Donald Trump was supposed to be the main event at his rally in Tampa, Florida, in early August. Instead, thanks to a number of people in the crowd sporting T-shirts emblazoned with the letter ‘Q,’ and others who held cardboard ‘Q’ cutouts aloft during Trump’s speech, the focus quickly shifted away from the president and toward the meaning of the ubiquitous letter.
The story behind the Q, or QAnon, has been in the works for nearly a year. It started with a cryptic post on 4Chan in October, 2017, and has since blossomed into a sprawling, full-blown alternative theory of everything.
QAnon is a tale woven by an anonymous person (or group of people) posting under the codename “Q” and purportedly holding high-level security clearance. They claim to know the “real” story of Donald Trump’s administration. Q posts cryptic clues — “crumbs” — for his followers to dissect, so they can unravel the truth together on Reddit, YouTube, and Facebook.
The “truth” Q alludes to? That Donald Trump is fighting the “deep state,” a corrupt conglomerate of institutions and elite individuals that looks out for its own interests to the detriment of regular Americans. The “deep state” cabal includes the Clintons, the Obamas, and the Bush family, George Soros, members of the intelligence community and mainstream journalists (who are are often portrayed as CIA informants). Q’s revelations about Trump’s war with the “deep state,” some believe, will spark a second revolution.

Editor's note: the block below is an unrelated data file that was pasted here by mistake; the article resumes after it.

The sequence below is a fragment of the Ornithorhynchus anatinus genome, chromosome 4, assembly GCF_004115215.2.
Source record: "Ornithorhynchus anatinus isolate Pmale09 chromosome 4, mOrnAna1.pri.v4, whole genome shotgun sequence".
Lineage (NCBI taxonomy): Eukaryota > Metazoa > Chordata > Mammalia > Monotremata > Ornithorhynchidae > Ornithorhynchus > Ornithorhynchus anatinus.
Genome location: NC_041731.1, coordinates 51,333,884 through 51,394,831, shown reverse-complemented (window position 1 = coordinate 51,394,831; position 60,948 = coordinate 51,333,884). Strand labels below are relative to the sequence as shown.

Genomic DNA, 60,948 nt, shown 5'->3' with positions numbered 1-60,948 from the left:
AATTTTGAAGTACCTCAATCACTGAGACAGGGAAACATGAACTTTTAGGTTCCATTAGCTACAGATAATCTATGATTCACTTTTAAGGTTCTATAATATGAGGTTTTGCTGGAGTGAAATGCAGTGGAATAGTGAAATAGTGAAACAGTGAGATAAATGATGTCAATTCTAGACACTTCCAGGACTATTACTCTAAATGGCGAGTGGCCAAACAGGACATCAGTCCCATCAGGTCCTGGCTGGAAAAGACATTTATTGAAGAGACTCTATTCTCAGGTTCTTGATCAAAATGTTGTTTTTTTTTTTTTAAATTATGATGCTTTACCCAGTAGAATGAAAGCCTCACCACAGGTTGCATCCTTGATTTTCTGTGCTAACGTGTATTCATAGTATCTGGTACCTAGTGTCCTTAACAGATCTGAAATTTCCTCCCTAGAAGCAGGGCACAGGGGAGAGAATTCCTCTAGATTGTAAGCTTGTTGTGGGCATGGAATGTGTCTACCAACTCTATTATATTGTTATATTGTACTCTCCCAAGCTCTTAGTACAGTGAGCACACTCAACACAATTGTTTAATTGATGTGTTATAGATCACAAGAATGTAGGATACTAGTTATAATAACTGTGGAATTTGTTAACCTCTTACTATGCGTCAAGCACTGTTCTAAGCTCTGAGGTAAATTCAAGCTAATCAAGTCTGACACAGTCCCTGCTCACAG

“QAnon is the people that believe in what Trump is trying to do to change our country,” one Q follower told CNN’s Gary Tuchman outside the Florida rally.
The details of the war Trump is allegedly conducting are now sprawling. Q’s clues have revealed, for example, that Robert Mueller’s probe into Russian meddling in the 2016 campaign is really a front for Trump’s own investigation into systemic corruption and the “deep state.” Some even believe there’s an international pedophile ring at the center of it all.
“QAnon is the people that believe in what Trump is trying to do to change our country.”
Others have taken the Q story to extreme lengths. In June, a QAnon follower named Matthew Wright armed himself with a shotgun and blocked traffic on the Hoover Dam, demanding the release of an internal report by the U.S. Justice Department into its handling of the Hillary Clinton email probe. The report had already been released to the public. Wright was arrested. In another case, QAnon adherents convinced themselves that a homeless encampment in Tuscon was actually a stop-off station in a child-trafficking ring. Police investigated, and found no evidence to suggest that was the case.
Q’s followers have adopted a rallying slogan, which they wore on T-shirts at his Tampa rally: WWG1WGA, or “Where we go one, we go all.”